The drafter of what later became popularly known as the EUMC or IHRA definition of antisemitism,including its associated examples, was the U.S. attorney Kenneth S. Stern. However, in written evidence submitted to the US congress last year, Stern charged that his original definition had been used for an entirely different purpose to that for which it had been designed. According to Stern it had originally been designed as a ”working definition” for the purpose of trying to standardise data collection about the incidence of antisemitic hate crime in different countries. It had never been intended that it be used as legal or regulatory device to curb academic or political free speech. Yet that is how it has now come to be used. In the same document Stern specifically condemns as inappropriate the use of the definition for such purposes, mentioning in particular the curbing of free speech in UK universities, and referencing Manchester and Bristol universities as examples. Here is what he writes:

“The EUMC “working definition” was recently adopted in the United Kingdom, and applied to campus. An “Israel Apartheid Week” event was cancelled as violating the definition. A Holocaust survivor was required to change the title of a campus talk, and the university [Manchester] mandated it be recorded, after an Israeli diplomat [ambassador Regev] complained that the title violated the definition.[See here]. Perhaps most egregious, an off-campus group citing the definition called on a university to conduct an inquiry of a professor (who received her PhD from Columbia) for antisemitism, based on an article she had written years before. The university [Bristol] then conducted the inquiry. And while it ultimately found no basis to discipline the professor, the exercise itself was chilling and McCarthy-like. [square brackets added]”

Of course the groups which were behind this “McCarthy-like” repression of free speech condemned by Stern are the very same ones which are now engaged in the current vendetta against Corbyn. For example in the case of the Bristol University lecturer who was subjected to an inquiry into false accusations of antisemitism, it was the misnamed Campaign Against Antisemitism, in reality an aggressively pro-Israel lobby group, which had called for her to be sacked unless she recanted.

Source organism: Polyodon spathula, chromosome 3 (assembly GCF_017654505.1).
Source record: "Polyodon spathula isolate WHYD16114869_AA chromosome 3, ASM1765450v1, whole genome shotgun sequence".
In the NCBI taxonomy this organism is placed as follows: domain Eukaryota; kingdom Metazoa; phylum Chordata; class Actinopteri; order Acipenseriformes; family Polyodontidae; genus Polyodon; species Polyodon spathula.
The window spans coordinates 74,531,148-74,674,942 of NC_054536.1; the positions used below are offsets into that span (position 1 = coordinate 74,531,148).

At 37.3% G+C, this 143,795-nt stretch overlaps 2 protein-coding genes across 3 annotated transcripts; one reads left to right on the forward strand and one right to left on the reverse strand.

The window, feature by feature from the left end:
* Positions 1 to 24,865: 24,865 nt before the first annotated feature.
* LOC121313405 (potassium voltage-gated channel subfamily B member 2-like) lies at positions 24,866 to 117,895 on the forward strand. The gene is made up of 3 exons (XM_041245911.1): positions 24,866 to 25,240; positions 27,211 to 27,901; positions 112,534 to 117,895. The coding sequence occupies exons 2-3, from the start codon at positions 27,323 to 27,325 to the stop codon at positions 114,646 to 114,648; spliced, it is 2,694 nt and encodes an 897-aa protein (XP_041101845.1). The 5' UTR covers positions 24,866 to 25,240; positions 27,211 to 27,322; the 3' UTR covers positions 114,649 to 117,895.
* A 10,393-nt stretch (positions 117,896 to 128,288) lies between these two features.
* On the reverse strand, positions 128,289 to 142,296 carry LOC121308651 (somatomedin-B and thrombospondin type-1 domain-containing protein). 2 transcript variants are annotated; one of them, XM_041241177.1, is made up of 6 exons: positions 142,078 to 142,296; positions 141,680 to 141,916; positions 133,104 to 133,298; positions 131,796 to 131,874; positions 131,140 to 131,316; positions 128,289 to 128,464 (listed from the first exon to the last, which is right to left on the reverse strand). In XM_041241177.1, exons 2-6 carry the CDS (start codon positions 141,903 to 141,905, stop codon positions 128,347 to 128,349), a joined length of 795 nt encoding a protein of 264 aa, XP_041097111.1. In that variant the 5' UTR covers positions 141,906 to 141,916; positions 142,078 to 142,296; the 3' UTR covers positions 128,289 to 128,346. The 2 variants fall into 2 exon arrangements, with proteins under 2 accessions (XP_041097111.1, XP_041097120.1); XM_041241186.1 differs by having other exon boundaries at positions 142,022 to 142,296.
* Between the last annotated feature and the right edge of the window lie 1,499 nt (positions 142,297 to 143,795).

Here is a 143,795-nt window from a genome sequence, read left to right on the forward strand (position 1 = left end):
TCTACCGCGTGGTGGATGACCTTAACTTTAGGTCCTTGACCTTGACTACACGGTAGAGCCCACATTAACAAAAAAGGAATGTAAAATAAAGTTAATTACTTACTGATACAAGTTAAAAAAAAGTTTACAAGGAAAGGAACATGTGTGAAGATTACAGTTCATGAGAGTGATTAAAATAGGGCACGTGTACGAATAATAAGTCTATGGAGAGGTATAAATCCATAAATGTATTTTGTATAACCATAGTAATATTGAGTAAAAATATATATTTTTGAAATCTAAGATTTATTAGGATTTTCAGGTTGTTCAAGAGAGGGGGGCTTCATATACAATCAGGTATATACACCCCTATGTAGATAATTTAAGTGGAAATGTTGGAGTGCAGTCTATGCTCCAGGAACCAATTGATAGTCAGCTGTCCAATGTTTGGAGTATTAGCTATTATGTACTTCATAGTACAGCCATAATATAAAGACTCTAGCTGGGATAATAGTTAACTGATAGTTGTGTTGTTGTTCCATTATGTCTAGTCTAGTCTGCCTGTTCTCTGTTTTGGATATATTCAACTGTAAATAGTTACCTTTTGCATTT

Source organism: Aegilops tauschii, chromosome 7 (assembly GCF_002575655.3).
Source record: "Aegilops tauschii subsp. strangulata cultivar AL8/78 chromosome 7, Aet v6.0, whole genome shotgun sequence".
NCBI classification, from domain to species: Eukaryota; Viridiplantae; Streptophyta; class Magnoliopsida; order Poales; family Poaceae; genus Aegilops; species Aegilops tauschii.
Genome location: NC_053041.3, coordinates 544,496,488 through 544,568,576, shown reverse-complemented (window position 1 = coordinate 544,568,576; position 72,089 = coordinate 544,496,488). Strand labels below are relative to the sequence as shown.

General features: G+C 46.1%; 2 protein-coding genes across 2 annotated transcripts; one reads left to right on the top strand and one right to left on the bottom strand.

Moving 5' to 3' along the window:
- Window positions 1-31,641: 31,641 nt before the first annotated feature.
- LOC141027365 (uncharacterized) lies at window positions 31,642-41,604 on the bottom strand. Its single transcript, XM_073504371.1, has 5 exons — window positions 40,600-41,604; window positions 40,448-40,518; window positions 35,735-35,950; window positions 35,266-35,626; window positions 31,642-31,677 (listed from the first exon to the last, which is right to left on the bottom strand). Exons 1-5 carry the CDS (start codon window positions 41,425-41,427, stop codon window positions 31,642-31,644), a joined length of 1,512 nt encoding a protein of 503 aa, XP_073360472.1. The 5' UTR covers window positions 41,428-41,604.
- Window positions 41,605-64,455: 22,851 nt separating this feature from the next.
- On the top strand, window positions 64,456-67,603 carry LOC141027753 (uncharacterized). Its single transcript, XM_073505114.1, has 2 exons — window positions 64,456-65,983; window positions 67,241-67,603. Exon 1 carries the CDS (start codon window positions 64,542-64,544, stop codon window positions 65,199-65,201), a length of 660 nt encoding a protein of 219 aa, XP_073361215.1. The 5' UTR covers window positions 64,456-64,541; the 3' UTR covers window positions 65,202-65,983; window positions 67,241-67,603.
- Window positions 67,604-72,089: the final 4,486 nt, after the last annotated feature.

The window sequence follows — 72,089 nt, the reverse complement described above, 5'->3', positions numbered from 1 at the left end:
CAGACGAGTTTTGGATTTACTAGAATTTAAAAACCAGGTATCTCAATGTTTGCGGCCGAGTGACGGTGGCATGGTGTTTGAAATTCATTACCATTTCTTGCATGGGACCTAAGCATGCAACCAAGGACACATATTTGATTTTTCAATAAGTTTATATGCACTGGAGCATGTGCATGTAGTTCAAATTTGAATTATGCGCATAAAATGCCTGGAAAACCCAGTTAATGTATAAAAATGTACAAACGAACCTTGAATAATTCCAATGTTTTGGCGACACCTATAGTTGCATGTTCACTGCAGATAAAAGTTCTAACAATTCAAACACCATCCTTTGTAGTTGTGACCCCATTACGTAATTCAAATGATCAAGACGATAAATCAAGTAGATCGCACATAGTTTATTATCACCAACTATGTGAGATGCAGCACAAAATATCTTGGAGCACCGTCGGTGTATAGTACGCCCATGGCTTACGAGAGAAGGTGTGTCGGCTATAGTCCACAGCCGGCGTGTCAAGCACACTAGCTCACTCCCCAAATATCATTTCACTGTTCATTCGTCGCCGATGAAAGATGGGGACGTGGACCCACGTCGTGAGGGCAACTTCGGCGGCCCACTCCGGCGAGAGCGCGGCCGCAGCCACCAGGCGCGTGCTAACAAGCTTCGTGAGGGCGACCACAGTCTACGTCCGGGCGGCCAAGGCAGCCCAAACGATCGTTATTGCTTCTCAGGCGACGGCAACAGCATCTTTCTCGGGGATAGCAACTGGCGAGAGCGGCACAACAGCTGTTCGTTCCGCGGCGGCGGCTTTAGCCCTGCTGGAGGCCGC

* I use the term “Israel Lobby” as a shorthand for those who use false or wildly exaggerated charges of antisemitism against the Labour party as a cover for their real goals which are (a) to make pro-Palestinian activism impossible within the Labour Party, and (b) to ensure that Corbyn is removed as leader of the Labour party. In reality, as Moshe Machover has repeatedly pointed out, this is a loose coalition of rather different political groups from the centre-right to the far right, some of which are connected to pro-Israel and rightwing Jewish organisations, but some of which have no particular connection or interest in either Judaism or the Israel-Palestine conflict, but are simply using the antisemitism hysteria as a means to attack the Corbyn political project. Some have suggested that the term “anti-Palestinian Lobby” might be a more appropriate terminology.

Oh, it had to be the CAA behind an aggressive attempt at censorship of free speech!

Mr Stern continues:

Imagine a definition designed for Palestinians. If “Denying the Jewish people their right to self-determination, and denying Israel the right to exist” is antisemitism, then shouldn’t “Denying the Palestinian people their right to self-determination, and denying Palestine the right to exist” be anti-Palestinianism? Would they then ask administrators to police and possibly punish campus events by pro-Israel groups who oppose the two state solution, or claim the Palestinian people are a myth?

The full article is well worth reading and may be found here: Why the man who drafted the IHRA definition condemns its use :: Jewish Voice for Labour

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Slavishly adopting the IHRA examples of anti-Semitism won’t help Labour

Left-wing Labour NEC candidate Huda Elmi makes good points in the Independent article quoted below – although it is sad that some received wisdom is still being regurgitated unquestioned.